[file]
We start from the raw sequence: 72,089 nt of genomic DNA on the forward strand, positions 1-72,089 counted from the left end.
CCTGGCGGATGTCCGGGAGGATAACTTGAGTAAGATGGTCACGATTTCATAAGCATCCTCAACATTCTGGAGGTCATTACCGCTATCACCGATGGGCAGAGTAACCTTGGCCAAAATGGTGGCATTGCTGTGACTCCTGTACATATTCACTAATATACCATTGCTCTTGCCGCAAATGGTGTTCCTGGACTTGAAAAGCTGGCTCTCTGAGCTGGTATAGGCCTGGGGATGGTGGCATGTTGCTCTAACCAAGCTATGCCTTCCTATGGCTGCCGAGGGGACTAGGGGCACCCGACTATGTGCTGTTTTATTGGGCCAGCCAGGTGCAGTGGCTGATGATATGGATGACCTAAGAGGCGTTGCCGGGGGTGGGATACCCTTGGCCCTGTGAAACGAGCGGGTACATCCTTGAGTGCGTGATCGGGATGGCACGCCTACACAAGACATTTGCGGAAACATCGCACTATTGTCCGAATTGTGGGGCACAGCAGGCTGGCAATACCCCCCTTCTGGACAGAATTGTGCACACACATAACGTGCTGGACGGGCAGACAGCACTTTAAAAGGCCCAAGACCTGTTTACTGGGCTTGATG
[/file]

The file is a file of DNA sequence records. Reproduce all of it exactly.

We start from the raw sequence: 72,089 nt of genomic DNA on the forward strand, positions 1-72,089 counted from the left end.
CCTGGCGGATGTCCGGGAGGATAACTTGAGTAAGATGGTCACGATTTCATAAGCATCCTCAACATTCTGGAGGTCATTACCGCTATCACCGATGGGCAGAGTAACCTTGGCCAAAATGGTGGCATTGCTGTGACTCCTGTACATATTCACTAATATACCATTGCTCTTGCCGCAAATGGTGTTCCTGGACTTGAAAAGCTGGCTCTCTGAGCTGGTATAGGCCTGGGGATGGTGGCATGTTGCTCTAACCAAGCTATGCCTTCCTATGGCTGCCGAGGGGACTAGGGGCACCCGACTATGTGCTGTTTTATTGGGCCAGCCAGGTGCAGTGGCTGATGATATGGATGACCTAAGAGGCGTTGCCGGGGGTGGGATACCCTTGGCCCTGTGAAACGAGCGGGTACATCCTTGAGTGCGTGATCGGGATGGCACGCCTACACAAGACATTTGCGGAAACATCGCACTATTGTCCGAATTGTGGGGCACAGCAGGCTGGCAATACCCCCCTTCTGGACAGAATTGTGCACACACATAACGTGCTGGACGGGCAGACAGCACTTTAAAAGGCCCAAGACCTGTTTACTGGGCTTGATG